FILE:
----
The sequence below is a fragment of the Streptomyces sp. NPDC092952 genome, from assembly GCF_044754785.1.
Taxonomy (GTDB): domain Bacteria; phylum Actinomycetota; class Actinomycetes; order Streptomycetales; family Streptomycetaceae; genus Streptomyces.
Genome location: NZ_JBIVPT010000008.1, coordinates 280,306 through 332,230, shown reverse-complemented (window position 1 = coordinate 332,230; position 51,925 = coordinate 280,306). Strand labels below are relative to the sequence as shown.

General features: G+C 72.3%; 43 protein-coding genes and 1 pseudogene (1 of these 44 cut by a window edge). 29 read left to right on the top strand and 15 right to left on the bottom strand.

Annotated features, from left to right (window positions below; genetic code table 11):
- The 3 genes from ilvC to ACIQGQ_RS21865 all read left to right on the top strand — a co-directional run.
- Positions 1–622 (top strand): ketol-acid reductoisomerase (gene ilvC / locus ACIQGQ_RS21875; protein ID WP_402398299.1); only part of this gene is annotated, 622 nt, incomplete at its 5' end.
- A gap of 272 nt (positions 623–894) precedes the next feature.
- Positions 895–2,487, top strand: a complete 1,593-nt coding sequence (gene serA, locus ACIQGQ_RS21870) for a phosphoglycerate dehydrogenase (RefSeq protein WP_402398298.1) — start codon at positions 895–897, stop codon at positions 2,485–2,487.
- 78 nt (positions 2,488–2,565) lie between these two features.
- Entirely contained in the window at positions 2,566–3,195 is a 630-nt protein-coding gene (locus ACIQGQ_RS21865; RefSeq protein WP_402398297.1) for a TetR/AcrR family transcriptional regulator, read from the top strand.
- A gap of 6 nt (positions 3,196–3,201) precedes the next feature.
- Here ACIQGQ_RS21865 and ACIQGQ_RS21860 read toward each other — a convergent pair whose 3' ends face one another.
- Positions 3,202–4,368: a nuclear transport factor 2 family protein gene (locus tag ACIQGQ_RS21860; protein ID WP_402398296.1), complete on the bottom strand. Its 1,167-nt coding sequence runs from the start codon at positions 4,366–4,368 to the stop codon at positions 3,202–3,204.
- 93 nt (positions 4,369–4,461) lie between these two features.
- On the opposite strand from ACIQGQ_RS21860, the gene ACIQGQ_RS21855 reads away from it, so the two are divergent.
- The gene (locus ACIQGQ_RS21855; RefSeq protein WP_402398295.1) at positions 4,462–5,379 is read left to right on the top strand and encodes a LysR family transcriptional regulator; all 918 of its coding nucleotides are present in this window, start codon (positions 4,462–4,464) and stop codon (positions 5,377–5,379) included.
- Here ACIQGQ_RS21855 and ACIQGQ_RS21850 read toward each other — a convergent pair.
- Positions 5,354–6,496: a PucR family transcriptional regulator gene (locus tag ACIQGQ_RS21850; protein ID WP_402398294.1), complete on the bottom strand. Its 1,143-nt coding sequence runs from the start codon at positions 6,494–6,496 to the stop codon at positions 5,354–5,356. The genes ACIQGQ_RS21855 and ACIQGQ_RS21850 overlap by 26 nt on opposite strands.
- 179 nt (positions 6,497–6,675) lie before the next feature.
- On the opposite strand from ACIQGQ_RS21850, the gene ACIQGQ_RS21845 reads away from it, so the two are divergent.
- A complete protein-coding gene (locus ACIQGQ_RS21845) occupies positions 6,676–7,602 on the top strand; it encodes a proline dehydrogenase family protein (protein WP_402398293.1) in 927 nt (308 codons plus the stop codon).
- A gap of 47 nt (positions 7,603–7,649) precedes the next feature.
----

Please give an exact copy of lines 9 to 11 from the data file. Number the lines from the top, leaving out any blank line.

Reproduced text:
- Positions 895–2,487, top strand: a complete 1,593-nt coding sequence (gene serA, locus ACIQGQ_RS21870) for a phosphoglycerate dehydrogenase (RefSeq protein WP_402398298.1) — start codon at positions 895–897, stop codon at positions 2,485–2,487.
- 78 nt (positions 2,488–2,565) lie between these two features.
- Entirely contained in the window at positions 2,566–3,195 is a 630-nt protein-coding gene (locus ACIQGQ_RS21865; RefSeq protein WP_402398297.1) for a TetR/AcrR family transcriptional regulator, read from the top strand.